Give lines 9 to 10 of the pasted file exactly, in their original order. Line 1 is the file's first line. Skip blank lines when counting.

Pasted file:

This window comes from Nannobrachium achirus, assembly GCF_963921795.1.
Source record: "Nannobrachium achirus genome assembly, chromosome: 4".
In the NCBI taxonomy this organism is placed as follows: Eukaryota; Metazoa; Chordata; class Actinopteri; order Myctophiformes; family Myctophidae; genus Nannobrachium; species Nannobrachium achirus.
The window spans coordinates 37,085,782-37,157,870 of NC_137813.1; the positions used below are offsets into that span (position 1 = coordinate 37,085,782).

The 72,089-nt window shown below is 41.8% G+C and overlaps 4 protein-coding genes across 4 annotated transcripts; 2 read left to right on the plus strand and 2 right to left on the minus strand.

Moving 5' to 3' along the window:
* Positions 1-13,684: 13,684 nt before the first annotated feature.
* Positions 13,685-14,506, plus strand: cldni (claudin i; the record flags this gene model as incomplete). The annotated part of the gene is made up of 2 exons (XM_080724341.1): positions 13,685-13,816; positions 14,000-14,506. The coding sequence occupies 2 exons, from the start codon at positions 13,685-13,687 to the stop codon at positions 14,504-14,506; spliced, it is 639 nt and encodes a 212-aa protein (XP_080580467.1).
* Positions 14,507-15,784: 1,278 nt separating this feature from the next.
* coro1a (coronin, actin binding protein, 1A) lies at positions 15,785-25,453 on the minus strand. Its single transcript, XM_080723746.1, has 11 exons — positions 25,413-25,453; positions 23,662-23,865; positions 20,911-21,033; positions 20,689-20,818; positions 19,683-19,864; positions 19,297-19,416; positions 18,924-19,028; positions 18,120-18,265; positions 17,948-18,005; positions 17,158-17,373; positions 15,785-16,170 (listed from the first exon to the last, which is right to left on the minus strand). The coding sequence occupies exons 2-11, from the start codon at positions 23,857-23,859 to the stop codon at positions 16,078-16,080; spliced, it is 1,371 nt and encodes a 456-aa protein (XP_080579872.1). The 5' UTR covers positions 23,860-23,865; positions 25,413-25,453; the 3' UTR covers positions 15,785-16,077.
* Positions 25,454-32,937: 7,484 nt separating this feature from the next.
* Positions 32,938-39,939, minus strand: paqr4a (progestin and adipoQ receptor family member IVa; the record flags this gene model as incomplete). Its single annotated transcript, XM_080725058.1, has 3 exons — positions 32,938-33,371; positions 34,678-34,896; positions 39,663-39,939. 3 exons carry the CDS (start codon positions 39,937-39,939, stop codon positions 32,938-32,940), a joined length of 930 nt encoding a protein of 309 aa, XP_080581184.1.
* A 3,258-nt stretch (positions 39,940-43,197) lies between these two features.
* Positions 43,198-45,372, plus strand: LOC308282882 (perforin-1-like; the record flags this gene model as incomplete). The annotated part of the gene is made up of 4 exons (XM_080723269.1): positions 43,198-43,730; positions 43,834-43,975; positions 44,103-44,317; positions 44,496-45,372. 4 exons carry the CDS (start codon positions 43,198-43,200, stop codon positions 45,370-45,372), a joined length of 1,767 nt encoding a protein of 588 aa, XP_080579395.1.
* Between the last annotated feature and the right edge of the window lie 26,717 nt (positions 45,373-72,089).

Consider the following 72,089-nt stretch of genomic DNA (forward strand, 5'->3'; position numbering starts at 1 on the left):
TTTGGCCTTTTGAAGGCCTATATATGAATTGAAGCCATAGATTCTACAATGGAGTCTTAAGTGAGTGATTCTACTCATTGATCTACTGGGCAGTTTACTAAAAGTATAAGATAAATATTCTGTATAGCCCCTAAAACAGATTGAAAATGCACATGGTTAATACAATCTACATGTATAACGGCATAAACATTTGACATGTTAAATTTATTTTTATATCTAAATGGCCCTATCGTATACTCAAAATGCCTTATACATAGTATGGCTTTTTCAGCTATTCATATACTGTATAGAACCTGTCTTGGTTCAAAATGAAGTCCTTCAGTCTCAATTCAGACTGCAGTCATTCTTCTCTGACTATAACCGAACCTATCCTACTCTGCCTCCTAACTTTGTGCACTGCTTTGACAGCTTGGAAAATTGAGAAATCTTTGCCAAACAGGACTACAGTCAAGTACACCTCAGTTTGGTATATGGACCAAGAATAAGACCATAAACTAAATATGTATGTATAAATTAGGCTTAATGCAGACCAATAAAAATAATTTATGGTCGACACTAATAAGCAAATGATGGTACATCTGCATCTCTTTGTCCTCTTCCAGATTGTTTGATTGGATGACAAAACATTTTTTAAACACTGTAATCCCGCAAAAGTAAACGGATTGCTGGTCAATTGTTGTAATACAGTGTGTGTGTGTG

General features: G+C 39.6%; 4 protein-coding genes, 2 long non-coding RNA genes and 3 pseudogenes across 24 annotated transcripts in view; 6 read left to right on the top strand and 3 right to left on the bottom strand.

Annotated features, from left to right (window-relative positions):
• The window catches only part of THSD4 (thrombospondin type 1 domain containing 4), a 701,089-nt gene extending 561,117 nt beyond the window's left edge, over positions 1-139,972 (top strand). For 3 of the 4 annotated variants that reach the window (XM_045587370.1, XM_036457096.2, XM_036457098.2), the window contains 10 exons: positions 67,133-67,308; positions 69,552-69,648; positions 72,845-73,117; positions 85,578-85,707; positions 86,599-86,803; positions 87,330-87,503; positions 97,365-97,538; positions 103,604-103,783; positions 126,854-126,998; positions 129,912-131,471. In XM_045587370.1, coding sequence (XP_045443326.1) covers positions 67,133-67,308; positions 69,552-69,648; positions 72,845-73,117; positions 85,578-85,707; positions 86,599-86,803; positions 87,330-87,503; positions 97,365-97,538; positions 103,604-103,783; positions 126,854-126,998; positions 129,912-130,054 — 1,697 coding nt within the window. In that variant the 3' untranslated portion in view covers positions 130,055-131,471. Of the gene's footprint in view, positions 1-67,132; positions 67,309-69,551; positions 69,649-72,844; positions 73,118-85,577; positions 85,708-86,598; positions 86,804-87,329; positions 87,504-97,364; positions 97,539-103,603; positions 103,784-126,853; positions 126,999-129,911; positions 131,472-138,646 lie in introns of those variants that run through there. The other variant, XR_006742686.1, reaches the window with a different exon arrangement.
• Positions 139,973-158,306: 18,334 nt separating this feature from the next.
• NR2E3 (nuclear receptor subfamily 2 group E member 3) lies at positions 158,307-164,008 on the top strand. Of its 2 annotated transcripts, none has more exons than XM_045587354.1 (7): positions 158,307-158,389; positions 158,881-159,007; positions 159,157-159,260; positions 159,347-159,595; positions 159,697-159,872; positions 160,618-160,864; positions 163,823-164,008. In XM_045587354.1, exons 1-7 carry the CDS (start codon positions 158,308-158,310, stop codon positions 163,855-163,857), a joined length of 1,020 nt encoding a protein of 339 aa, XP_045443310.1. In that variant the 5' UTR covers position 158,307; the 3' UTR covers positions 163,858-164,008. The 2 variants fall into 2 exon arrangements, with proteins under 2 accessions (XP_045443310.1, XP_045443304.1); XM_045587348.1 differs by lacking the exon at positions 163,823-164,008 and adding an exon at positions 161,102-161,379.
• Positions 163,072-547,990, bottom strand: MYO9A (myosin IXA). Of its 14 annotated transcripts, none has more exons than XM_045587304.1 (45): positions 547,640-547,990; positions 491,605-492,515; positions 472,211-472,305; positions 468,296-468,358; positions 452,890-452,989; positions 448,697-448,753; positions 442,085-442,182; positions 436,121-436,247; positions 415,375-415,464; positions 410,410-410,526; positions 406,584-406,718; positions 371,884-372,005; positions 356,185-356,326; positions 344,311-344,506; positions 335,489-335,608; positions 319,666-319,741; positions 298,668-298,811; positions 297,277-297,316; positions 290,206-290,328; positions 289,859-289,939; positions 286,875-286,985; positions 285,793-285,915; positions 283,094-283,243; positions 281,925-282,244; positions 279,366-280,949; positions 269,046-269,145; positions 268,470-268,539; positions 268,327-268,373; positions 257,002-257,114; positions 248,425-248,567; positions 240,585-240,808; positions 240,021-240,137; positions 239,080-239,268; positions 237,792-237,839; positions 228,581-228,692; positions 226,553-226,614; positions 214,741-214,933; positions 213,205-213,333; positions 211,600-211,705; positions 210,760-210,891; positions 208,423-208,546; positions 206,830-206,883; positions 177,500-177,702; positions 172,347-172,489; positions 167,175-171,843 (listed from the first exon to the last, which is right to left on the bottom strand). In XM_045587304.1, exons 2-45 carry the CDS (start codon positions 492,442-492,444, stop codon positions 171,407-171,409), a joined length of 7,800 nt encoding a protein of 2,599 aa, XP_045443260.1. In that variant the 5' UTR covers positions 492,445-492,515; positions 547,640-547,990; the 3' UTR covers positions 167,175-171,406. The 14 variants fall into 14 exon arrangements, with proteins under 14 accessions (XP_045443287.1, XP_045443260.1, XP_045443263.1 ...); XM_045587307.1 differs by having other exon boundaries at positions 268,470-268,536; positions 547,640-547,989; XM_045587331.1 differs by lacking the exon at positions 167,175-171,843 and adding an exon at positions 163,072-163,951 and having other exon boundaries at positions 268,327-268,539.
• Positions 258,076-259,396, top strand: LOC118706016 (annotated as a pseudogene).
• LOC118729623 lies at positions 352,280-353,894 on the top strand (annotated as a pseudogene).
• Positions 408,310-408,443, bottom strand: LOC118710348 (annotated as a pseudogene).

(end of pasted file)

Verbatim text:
* Positions 14,507-15,784: 1,278 nt separating this feature from the next.
* coro1a (coronin, actin binding protein, 1A) lies at positions 15,785-25,453 on the minus strand. Its single transcript, XM_080723746.1, has 11 exons — positions 25,413-25,453; positions 23,662-23,865; positions 20,911-21,033; positions 20,689-20,818; positions 19,683-19,864; positions 19,297-19,416; positions 18,924-19,028; positions 18,120-18,265; positions 17,948-18,005; positions 17,158-17,373; positions 15,785-16,170 (listed from the first exon to the last, which is right to left on the minus strand). The coding sequence occupies exons 2-11, from the start codon at positions 23,857-23,859 to the stop codon at positions 16,078-16,080; spliced, it is 1,371 nt and encodes a 456-aa protein (XP_080579872.1). The 5' UTR covers positions 23,860-23,865; positions 25,413-25,453; the 3' UTR covers positions 15,785-16,077.